Marketing has a clear mandate to prove ROI; we’ve heard this time and time again. Similarly, we’re now hearing the mantra “closing the loop” as the main way to validate our marketing spend and optimize it for future campaigns. Far too much gets written on the “Why,” yet the “How” is rarely addressed.
Closed-loop marketing typically refers to marketers’ ability to track a buyer all the way through their journey, from original lead to closed customer (all of your leads become customers, right?), and then attribute sales revenue back to the originating data sources, channels, creative assets, tactics, etc. However, in my experience, different organizations have different business models, strategies, agreements between marketing and sales for lead handoff, etc. — all of which influence the most effective points to initiate a closed loop.
Marketing orgs should in fact initiate several loops at different points along the buyer’s journey. Timing is key. If the loop is closed too soon, it results in a dearth of relevant insight; too late, and the data will likely be inactionable (this is particularly true in B2B where sales cycles can last over a year). Again, timing is everything.
This closed loop is too soon
Movement from MA to CRM
This point of transition could work nicely as long as you have a very detailed nurture track set up within your marketing automation (MA) system, requiring specific interaction by the customer prior to passing the lead to your CRM (more on that in a minute).
However, more often than not, “sales wants leads.” So what does that mean? It means that we often see an extremely high percentage of leads moving straight into the CRM, with marketing automation simply performing minor data validation tasks before CRM importation. If such a high percentage passes through this stage, then the analytics are useless. We won’t be able to gain useful data on lead-source and tactical performance if almost all leads make it through this step.
Lead Score is > X
Have you seen B2B lead filters lately? Before I left my last job at a large B2B publisher, I managed a campaign request for 100 leads targeting US-only CEOs in two specified industries — they may as well have been targeting 5’2” Peruvian-born NBA players. The point is that targeting requests are getting extremely specific, which means that those leads you do acquire will almost always arrive in your MA system at or above previously set lead score targets. With that in mind, the same principle we discussed above comes into play. If too many leads pass the test, the data is irrelevant.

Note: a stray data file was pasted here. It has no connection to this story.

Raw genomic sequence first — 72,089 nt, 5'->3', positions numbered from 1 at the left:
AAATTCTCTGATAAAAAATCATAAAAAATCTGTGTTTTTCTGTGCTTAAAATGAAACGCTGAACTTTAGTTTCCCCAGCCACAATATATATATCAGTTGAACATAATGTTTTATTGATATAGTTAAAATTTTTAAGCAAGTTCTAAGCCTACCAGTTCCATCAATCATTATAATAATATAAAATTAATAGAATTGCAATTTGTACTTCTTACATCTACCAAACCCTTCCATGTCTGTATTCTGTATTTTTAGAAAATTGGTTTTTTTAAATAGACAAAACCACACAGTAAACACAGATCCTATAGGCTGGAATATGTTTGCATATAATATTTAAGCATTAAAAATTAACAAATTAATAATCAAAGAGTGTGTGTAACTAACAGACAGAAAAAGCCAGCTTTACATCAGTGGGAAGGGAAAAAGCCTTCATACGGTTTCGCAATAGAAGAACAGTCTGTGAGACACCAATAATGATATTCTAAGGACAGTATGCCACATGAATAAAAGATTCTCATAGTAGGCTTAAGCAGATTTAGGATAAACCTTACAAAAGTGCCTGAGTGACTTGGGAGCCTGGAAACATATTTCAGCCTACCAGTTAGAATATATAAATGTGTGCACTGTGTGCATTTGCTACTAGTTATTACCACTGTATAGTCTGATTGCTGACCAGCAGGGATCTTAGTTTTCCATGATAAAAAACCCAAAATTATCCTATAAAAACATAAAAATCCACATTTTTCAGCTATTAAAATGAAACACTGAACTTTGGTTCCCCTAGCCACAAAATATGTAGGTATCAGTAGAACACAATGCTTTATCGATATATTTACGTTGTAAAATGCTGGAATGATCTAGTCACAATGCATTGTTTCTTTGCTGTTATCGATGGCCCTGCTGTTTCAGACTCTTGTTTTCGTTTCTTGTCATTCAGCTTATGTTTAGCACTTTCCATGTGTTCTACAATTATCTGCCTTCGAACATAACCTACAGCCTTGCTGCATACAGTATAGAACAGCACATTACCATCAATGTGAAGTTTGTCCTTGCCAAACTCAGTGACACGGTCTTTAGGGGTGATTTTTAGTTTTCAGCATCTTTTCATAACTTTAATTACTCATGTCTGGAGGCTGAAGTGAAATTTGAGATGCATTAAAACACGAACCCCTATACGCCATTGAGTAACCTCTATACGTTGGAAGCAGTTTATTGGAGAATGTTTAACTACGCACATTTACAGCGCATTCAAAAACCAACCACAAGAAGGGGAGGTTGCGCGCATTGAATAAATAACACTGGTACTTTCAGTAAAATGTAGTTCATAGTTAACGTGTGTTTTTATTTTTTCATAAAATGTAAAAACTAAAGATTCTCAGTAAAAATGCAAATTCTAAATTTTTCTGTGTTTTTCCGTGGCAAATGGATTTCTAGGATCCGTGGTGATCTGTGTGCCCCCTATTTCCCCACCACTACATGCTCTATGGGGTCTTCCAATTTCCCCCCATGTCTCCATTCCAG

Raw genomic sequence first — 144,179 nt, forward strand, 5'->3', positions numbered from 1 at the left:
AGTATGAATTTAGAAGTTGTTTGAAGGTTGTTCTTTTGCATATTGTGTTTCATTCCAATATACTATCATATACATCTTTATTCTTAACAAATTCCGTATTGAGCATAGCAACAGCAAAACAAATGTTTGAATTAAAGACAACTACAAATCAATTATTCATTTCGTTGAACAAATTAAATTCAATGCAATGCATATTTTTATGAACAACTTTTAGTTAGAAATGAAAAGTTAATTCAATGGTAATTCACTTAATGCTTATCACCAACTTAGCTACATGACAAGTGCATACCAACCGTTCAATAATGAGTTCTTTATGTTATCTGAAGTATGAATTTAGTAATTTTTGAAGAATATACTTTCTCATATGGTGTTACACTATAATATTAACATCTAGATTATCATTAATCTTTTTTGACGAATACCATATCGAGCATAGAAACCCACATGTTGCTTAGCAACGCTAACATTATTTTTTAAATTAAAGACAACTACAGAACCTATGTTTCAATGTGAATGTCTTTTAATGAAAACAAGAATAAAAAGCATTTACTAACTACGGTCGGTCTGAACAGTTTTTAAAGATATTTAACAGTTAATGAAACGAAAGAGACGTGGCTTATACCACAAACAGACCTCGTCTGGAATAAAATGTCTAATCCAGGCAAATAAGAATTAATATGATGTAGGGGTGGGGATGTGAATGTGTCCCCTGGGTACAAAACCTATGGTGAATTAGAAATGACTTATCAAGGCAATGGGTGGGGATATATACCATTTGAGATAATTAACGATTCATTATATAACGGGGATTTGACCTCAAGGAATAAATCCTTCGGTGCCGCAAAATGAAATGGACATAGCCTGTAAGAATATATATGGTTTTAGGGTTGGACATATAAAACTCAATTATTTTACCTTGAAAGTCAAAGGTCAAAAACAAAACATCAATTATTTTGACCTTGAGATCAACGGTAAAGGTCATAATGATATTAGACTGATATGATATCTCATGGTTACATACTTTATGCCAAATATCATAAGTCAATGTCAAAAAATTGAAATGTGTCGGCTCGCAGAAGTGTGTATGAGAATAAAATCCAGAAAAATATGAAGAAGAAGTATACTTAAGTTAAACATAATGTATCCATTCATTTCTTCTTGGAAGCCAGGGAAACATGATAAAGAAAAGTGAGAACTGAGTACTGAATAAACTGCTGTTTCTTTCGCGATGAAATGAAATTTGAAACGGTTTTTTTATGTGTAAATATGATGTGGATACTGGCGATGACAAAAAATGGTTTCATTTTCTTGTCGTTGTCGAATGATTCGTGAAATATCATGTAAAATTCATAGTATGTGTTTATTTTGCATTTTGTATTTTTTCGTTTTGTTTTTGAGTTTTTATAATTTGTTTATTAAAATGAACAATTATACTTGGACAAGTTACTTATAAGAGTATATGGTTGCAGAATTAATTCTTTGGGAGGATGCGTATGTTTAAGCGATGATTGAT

This closed loop is too late
Ok, everyone calm down and stop yelling at me, hear me out first. Yes, we want to close the loop all the way to the sale. That is, after all, how we ultimately show marketing’s impact on the bottom line.
However, many B2B sales cycles are incredibly long — we’re talking one year plus. In today’s agile marketing world, this is just too long to do anything with the data. We’re renewing, extending and adjusting budgets for quarters upon quarters or even entire fiscal years before learning that zero final sales resulted from Publisher A’s leads or that our search marketing efforts are generating the highest percentage of purchases.
That information is important to know, but we need to be gathering other data along the way that can be attributed back to lead source for quicker optimization. It’s the difference between forcing a single pitcher to throw an entire nine innings and allowing for numerous bullpen substitutions along the way. Closing those shorter loops is what can help us maximize our spend and increase the percentage of leads that ultimately become sales.
This closed loop is just right
Lead status change
The CRM usually allows for a variable status to be assigned to each lead. Various actions performed either by the sales pro or the prospect themselves elicit an adjustment to that status. These changes are a great time to close the loop. For example, when a prospect is successfully engaged by a rep and perhaps a demo is scheduled, this could change their status from “lead” to “opportunity.” Tracking a change of that nature back to each lead’s source is a very useful metric. While the close of that sale may take another year, in the interim we can determine higher value tactics/sources by measuring the percentage that advance from “prospect” to “lead,” “lead” to “opportunity,” etc.
As I alluded to earlier, using the point of transmission from MA to CRM as a loop-closing point can be of little value if no actual nurturing occurs. However, if leads go through a robust nurturing process before CRM importation, then those nurturing triggers can be an ideal time to close the loop.
Actions such as downloading a second white paper or joining a webinar signal further movement down the funnel. This is typically a good time to tie that lead back to the source or specific tactic (creative, channel, day-parting, etc.). Those instances indicate genuine interest and usually occur early enough in the buyer’s journey to optimize campaigns quickly. Understanding which creative assets and data sources are generating the highest converting leads is essential to optimization.
Hopefully, this post provides a basic framework for setting up your closed-loop reporting process. Make sure the data feedback is based on an actionable metric and accessible early enough in the buyer’s journey to maximize the value of required campaign tweaks. Analyzing lead sources and tactics according to close rates is obviously important, but having other checkpoints along the way provides even greater value due to the in-game changes they allow you to make. Timely feedback at several points along the buyer’s journey is what will help maximize the ROI on your current marketing budget and earn an increase for next year’s!